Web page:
Herføl is another small island in the Hvaler archipelago, just to the south-west of Søndre Sandøy. Historically it marks the south-eastern limit of Norway’s border with Sweden.
It’s also home to the Ytre Hvaler National Park, most of which is in the sea and contains kelp forests and a cold-water coral reef, but it also takes in part of the island.
It’s a great place to go for a walk so one day we hopped on the ferry for the short trip over the fjord to Herføl marina.
A few people live on the island in pretty tradtional houses.
This is the cover of a well which is quite typical in Hvaler.
First stop was another Bronze Age cairn which interestingly was directly opposite the one we went to on Søndre Sandøy. Perhaps they could signal to each other from these high points.
It must have taken a lot of people a lot of time to pile all these stones up on the top of the hill.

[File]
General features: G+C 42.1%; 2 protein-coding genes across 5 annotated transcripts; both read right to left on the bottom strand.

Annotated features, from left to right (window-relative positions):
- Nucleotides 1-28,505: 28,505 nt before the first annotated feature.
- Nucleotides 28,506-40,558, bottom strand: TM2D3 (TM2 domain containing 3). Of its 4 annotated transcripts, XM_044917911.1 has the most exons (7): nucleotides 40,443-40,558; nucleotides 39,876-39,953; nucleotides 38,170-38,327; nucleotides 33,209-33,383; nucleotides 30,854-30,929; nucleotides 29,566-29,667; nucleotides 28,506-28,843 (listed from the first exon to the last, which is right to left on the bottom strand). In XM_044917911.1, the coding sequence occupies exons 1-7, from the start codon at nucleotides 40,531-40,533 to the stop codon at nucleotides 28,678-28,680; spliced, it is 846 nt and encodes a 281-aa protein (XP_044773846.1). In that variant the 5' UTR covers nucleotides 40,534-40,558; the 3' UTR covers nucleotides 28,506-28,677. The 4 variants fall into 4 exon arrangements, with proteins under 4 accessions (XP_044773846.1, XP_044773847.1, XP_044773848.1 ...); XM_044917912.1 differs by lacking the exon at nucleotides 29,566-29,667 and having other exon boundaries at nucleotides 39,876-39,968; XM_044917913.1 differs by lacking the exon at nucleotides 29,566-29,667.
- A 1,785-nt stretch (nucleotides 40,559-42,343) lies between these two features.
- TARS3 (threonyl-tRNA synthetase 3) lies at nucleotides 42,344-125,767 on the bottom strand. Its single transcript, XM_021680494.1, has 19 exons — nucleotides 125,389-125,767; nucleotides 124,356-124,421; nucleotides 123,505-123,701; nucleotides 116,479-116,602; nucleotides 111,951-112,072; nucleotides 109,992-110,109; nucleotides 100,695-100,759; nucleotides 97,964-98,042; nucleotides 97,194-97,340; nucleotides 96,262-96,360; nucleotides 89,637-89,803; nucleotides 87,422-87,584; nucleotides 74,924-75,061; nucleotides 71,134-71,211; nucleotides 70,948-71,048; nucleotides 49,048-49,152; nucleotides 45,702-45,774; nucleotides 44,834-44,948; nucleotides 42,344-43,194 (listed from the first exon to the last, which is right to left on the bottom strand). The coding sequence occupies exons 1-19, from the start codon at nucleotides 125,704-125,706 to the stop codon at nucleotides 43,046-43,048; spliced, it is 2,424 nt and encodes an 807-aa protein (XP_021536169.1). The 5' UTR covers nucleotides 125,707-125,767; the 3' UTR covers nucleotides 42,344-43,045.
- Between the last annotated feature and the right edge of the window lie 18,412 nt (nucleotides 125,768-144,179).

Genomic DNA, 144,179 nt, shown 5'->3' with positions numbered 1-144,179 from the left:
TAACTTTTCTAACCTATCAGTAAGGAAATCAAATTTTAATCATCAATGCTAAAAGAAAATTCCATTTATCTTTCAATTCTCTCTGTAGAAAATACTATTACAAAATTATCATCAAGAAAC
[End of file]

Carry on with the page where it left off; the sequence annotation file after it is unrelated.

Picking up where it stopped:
We picked some wild Juniper berries here to garnish our G&Ts back home!
From here we walked to the southern tip of the island which is the national park area. The coastal landscape is stunning.
There are Trollgryter (pot holes) everywhere here.
Wild flowers and plants abound.
It’s quite a rugged landscape to walk over but very beautiful in its own special way.
We walked up to the warning beacon to get the view.
Here’s a video of the panorama at the top. We are literally standing on and looking over the south-east corner of Norway.
This was definitely a day trip to remember. The cobwebs were well and truly blown out!
This is my last post on Norway for this trip, off to NYC next!